"Quliters" Gives Color a Brighter Meaning

“Every quilt tells a story,” says Jo Packham, author of Quilters, a compilation of the personal experiences of 20 artisans who share their love of textile art.

They open their studios to Packham and photographer Ryne Hazen, to share their love for the creative process of sewing quilts. Plus, readers have access to 80 online quilt patterns to download.

Packham, quoting “The Quilts of Gee’s Band,” says: “Quilting is a white woman’s way of singing the blues.” She knows of what she speaks.

“My practical, patient, and thrifty mother taught me how to sew,” explains Packham. “She showed me how to create a pattern for whatever I either wanted or believed that I needed, and she persistently taught me the lessons of fine handwork. That meant, and still means, plaids perfectly matching at the seams, straight stitching lines, and a back as beautiful as the front—with no exceptions made for haste and no less-than-perfect craftsmanship.

“I learned my mother’s lessons, but I have never loved sewing clothing as much as I love quilting,” she shares. “These pieced and quilted fabrics tell the stories of the women who created them. The stitches are so tiny you can barely see them. And the hours of creative, painstaking endurance are what I love most.”

“Quliters” is filled with the most important aspects of the world of quilting, including cutting tables, fabric and supply storage, quilt display treatments, and more. Its goal is to have readers discover each quilter’s personal story of their journey with quilting, along with their favorite personally designed quilt patterns or their favorite pattern.

Here’s a glimpse into the art and craft of three quilters:


David Butler is an Ohio-based graphic designer who has worked for Timberland, Ralph Lauren, Abercrombie & Fitch, and Hollister. He recently got into product design under the umbrella of his wife, Amy Butler —a well-known and respected quilter.

“Amy needed somebody to help her with the computer aspect of design, and I learned fabric design so I could assist,” he says. “I’ve spent the last eight years behind the scenes, working closely with a firm called Westminster. The team there prompted me to think about doing my own line, as there seems to be a niche for male-friendly fabrics.”

Parson Gray is his brand. “Amy coaxed me along and guided me, and my first line came out in 2012. Sales have been really good, which feels great. I think all you can do is create something that you would want to see in the marketplace, and give it a life of its own.”

See for yourself on page 44, read about page the amazing Amy starting on page 36, and learn more about Parson Gray by clicking here: www.parsongray.com.


Heather Grant A modernist from Austin, TX, Grant’s passion is to push the modern quilt movement forward. Through her popular blog and website, she has been instrumental in building a vibrant community of like-minded quilters.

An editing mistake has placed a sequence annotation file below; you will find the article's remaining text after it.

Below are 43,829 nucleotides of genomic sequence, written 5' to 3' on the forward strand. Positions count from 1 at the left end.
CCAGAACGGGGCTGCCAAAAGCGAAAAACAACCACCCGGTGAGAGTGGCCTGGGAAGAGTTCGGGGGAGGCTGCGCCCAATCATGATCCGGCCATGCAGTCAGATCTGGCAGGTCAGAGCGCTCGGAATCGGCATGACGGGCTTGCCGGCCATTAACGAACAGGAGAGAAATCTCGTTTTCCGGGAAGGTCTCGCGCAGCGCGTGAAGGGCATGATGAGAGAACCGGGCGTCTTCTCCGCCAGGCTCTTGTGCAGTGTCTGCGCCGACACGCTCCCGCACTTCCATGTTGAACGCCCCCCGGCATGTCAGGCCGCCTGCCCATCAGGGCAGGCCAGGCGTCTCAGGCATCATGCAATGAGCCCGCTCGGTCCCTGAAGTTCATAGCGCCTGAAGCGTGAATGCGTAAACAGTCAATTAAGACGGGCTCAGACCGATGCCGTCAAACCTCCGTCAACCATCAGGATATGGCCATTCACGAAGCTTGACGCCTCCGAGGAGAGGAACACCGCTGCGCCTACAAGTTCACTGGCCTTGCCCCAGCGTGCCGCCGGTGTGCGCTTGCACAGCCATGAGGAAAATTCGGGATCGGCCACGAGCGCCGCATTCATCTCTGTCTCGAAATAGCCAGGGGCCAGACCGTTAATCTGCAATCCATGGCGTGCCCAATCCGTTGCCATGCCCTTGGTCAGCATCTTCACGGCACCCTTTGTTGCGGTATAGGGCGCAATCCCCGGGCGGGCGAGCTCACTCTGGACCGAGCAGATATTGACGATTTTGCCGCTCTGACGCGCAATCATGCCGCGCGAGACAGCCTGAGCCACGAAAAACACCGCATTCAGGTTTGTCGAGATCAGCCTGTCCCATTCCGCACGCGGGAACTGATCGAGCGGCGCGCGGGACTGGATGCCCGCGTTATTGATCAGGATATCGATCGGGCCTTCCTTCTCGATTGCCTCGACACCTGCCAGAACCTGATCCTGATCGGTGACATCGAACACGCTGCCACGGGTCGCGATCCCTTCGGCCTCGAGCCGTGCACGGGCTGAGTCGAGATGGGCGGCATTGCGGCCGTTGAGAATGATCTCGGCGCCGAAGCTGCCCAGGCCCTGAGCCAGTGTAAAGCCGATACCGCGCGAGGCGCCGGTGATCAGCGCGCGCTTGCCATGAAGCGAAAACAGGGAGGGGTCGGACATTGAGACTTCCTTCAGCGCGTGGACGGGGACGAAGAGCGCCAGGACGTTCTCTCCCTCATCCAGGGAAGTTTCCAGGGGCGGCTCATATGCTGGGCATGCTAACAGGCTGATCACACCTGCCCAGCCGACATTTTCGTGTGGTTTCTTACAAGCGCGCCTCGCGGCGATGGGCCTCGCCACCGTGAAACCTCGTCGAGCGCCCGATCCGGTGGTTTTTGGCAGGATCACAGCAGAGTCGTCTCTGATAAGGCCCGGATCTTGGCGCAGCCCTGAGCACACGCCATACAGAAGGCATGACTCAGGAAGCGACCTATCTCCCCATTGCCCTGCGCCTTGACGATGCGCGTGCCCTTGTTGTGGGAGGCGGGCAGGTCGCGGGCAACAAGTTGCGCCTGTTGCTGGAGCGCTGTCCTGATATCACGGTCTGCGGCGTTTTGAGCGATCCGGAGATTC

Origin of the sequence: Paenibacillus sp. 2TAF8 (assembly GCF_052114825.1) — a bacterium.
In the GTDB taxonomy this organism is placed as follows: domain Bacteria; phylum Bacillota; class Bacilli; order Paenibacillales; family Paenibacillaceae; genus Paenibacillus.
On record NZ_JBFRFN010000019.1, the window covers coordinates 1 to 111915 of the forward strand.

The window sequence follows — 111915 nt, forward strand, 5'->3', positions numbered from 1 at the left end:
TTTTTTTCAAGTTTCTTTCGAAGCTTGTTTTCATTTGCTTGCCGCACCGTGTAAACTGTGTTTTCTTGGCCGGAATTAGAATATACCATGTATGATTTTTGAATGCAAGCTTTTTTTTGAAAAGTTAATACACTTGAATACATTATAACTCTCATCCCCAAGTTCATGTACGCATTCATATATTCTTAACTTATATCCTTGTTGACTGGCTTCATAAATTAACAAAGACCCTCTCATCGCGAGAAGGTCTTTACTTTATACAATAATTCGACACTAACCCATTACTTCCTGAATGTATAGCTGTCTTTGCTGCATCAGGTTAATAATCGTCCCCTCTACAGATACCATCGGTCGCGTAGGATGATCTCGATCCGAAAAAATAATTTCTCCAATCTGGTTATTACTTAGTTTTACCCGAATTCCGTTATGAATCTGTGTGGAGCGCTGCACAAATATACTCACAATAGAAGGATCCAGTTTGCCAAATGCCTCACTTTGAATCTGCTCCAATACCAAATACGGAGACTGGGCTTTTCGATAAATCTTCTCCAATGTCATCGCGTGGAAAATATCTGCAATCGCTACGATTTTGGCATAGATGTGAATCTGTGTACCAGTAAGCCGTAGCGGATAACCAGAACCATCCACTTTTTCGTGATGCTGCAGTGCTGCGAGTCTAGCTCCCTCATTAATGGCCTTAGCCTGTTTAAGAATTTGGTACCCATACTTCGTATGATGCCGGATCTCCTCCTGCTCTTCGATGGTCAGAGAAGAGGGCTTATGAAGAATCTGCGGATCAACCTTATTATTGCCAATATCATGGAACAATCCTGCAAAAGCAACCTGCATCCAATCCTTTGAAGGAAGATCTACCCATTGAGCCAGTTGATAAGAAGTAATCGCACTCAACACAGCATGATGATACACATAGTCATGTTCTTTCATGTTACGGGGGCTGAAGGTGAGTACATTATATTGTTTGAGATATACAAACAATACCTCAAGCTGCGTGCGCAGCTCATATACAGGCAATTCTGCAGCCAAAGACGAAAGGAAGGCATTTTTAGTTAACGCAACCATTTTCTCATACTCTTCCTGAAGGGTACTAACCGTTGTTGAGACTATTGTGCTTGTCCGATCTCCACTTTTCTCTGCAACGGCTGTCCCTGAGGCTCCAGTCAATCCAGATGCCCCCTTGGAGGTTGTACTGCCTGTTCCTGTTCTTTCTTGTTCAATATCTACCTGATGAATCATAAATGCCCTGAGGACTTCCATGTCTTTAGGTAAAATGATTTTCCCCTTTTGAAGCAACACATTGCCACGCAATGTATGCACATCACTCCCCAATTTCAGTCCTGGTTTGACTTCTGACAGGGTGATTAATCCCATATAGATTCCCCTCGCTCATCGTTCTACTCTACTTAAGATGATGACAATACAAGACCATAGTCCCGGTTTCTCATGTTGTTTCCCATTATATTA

“My mother, grandmother, and great-grandmothers were all quilters, so quilting has always had a special lure for me” Grant says. “I made my first quilt when I was 20. At the time, I wasn’t energized about the traditional designs of quilts, but I really loved the craft itself and enjoyed the process of making a quilt.

“I was starting to come into my own, establishing my taste, and found I was attracted to mid-century designs. I began collecting modern mid-century furniture, and as my appreciation for design developed, I started walking away from quilting.”

What drew her back in? See page 80 of Quilters.


Amanda Murphy is known for her exuberant use of color. The author of “Color Essentials” and “Modern Holiday” is also a fabric and pattern designer and a quilter, who markets her pattern line and designs quilting collections for Blend Fabrics.

“I love fabric,” says Murphy. “The endless array of colors and patterns and the tactile quality of cloth never fail to inspire me. I’m particularly interested in the juxtaposition of modern and traditional motifs. When I’m in the process of designing a new collection, I bounce between fabric and quilting designs, adjusting color values and scale. Ultimately, I develop a family of designs that can be combined in myriad ways.”

See Murphy’s work on page 142, and learn more at amandamurphydesign.com.


Jo Packham has been an innovator in the crafts and handmade publishing market for more than 30 years. A successful entrepreneur who has partnered with Stampington & Company, she is now creating a new imprint with Sterling, WWC PRESS.

Packham is the creator and editor-in-chief of three bestselling magazines: Where Women Create: Inspiring Work Spaces of Extraordinary Women, Where Women Cook: The Heart and Soul of Cooking, and Where Women Create BUSINESS: A Passion for Success. She is also the author of “Where Women Create” (2005), “Where Women Create: Book of Inspiration” (2010), and “Where Women Create: Book of Organization” (2013). She lives in Ogden, Utah.

For more information about “Quliters,” click here.